Having a pet can be one of the most rewarding and fulfilling experiences in life. You can form bonds that can literally last a lifetime, especially if you have a tortoise or other long-lived species. Opening your home and your heart to an animal is wonderful. However, it is also an enormous responsibility. Being a responsible pet owner doesn’t just consist of making sure your pet has food and water. In fact, responsible pet ownership should begin before the animal ever comes home with you.
The first step to becoming a responsible pet owner is planning. Do you already have a specific type of animal in mind that you would like to have? Or perhaps you are looking for some type of companion animal, but are not really sure what type of animal would best suit your lifestyle? Either way, one of the most important aspects of the planning process is research. Every animal has different care requirements. Even different dog breeds have different needs.
Before you decide to get a pet ask yourself the following questions.
- Do I have time to care for an animal? For example, if you work or travel a lot, it probably is not a good idea to have a dog or bird or other animal that requires a lot of attention. Some animals need more attention and affection than others. It is not fair to the animal to be deprived of that because you are unable to give the necessary attention it needs. In some cases, lack of attention can even lead to behavioral problems, which let’s be honest, you probably won’t have time to deal with that either. If you lead a busy lifestyle, there are plenty of lower maintenance pets out there that you can still form a bond with, but are also still happy to have their alone time while you are out and about.
- Am I financially stable enough to pay for food, veterinary care (both preventative and emergency), toys (or other types of enrichment), and any other regular maintenance items the animal will require? PETS COST MONEY! Period. Food can be expensive. Veterinary care, especially anything unexpected, can be very pricey as well. If you are not independently wealthy and instead live on a budget then you need to decide how you are willing to spend your money. Is the animal’s care more of a priority than going out to dinner or buying a new pair of shoes? Can you afford decent pet food that will provide proper nutrition and still be able to pay your bills? Do you have and are you willing to spend hundreds or thousands of dollars if your pet requires surgery or sustains a severe injury? You should be willing and able to provide any reasonable amount of care that your pet may need.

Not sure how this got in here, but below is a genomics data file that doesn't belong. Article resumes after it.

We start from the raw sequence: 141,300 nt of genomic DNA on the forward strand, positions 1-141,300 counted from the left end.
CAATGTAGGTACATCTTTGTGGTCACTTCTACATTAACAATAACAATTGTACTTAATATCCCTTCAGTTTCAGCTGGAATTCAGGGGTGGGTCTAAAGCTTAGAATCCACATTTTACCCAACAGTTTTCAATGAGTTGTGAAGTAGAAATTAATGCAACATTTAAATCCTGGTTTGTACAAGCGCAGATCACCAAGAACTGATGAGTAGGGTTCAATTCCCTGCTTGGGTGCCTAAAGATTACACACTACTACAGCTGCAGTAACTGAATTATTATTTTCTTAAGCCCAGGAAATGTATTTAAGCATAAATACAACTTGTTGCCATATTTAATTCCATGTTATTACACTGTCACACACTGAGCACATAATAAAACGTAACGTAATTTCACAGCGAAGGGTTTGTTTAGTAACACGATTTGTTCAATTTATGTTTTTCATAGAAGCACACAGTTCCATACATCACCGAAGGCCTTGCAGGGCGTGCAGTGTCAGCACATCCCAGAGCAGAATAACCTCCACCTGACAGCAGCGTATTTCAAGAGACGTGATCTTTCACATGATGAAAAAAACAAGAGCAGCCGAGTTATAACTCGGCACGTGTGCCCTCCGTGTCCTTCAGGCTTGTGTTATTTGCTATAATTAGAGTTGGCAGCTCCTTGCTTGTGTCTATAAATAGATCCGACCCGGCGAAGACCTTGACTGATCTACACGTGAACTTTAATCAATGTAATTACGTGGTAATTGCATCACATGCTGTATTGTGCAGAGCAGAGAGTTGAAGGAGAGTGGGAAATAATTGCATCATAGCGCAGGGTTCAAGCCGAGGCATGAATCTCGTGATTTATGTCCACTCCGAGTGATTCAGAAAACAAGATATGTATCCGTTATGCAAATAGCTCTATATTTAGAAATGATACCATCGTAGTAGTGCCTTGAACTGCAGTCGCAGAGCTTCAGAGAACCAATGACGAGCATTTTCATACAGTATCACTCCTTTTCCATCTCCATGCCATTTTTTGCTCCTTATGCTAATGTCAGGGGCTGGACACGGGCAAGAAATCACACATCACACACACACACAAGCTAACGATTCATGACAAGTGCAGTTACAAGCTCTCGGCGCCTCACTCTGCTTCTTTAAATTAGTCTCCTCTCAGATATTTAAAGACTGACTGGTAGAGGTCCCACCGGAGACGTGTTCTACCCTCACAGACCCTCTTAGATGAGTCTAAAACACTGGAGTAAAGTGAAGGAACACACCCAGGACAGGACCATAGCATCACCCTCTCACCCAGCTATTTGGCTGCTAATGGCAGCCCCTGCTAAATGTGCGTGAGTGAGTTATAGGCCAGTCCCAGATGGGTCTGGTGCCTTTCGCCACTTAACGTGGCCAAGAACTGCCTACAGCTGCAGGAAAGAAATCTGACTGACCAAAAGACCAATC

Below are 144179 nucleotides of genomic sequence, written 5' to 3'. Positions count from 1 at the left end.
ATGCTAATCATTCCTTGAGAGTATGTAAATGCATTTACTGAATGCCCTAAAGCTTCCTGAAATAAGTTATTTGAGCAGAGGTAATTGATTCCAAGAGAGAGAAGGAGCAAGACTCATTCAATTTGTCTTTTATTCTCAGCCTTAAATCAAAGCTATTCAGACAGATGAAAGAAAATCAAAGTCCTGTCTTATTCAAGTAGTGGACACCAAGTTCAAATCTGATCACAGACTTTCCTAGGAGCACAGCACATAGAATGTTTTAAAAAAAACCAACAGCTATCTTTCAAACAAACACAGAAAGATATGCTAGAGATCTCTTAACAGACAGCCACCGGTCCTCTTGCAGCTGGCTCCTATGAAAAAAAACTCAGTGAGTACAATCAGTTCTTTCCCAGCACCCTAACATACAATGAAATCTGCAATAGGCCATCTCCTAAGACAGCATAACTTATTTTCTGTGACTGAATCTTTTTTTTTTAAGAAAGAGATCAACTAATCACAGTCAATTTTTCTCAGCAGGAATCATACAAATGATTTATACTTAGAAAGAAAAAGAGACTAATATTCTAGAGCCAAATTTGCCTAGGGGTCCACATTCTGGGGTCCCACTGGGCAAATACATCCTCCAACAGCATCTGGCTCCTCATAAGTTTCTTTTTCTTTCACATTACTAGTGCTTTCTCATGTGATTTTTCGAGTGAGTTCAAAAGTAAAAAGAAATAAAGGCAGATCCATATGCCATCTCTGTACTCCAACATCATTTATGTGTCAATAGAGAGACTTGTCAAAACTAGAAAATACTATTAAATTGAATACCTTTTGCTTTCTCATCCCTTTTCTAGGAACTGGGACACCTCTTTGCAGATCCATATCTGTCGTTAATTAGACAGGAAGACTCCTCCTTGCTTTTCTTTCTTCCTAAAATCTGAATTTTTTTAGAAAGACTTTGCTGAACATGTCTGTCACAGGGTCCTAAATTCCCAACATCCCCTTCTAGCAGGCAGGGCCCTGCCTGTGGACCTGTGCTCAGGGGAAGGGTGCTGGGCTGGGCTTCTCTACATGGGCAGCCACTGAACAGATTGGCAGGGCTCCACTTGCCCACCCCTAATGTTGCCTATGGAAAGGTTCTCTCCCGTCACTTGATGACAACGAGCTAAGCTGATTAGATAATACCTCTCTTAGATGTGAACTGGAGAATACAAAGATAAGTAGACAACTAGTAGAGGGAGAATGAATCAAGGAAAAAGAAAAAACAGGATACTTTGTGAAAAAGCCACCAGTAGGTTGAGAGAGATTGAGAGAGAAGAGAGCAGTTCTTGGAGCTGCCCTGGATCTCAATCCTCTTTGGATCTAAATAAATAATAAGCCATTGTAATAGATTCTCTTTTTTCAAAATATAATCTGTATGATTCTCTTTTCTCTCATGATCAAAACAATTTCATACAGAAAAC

- Do I have enough space for the animal?
A great dane or a full grown sulcata tortoise will obviously need much more space than a bearded dragon or a cat. Make sure everyone can have a comfortable living space.
- Will the animal grow significantly? This is mostly relevant to reptiles. A newborn sulcata might weigh all of about 15-20 grams. A red tailed boa might be a few inches long as a hatchling. And then they grow up…
- Are there any specific habitat requirements that the animal will need such as temperature, sunlight or UV exposure, humidity, access to water for soaking or bathing, hiding areas, specific substrates, a water filtration system, etc? Herps are the perfect example for this question. Bearded dragons, crested geckos, and chameleons are all lizards and all have completely different habitat requirements. My electric bill is outrageous. I keep the house cooler for my frogs (especially the tinc), but to compensate for that, I have high wattage heat lamps on the tortoises and bearded dragons so that they are comfortable too. My torts, turtles, and beardies all also require UV light. Since I can’t have them outside all of the time, they also have UV lamps on top of their enclosures. All of these lights are on timers since my work schedule varies. At one point, I had to stop taking rescues because I had no more available electrical outlets in my home and if I had plugged in one more power strip, my circuit breaker probably would have exploded. I even had frogs in my kitchen because space was so tight (BTW, I ate out a lot during that time)
- What type of energy level does the animal have and will I be able to give the animal enough exercise or room to run/move? A monitor lizard needs to move around much more than a pac man frog. A border collie generally has more energy and needs to run/exercise more than an English bulldog.
A puppy or kitten is more energetic (and mischievous) than its adult counterpart. Also if the animal needs to come out of its enclosure for exercise, do you have time to spare for supervised play time or a space for the animal to exercise unsupervised?
- Who will be providing the day to day care and maintenance for the animal? When I worked in the pet store, customers would constantly ask questions like “What would be the best type of pet for my five year old?” If you are buying a pet for your child, please do not be one of those idiot parents who think that they will never have to deal with the animal and that it will be a great way to teach your child about responsibility. Your kid is a kid no matter how responsible your little angel is and at some point you will end up having to feed, clean, and exercise the animal. If you are not willing to help your child with animal care and set a good example then don’t get a pet.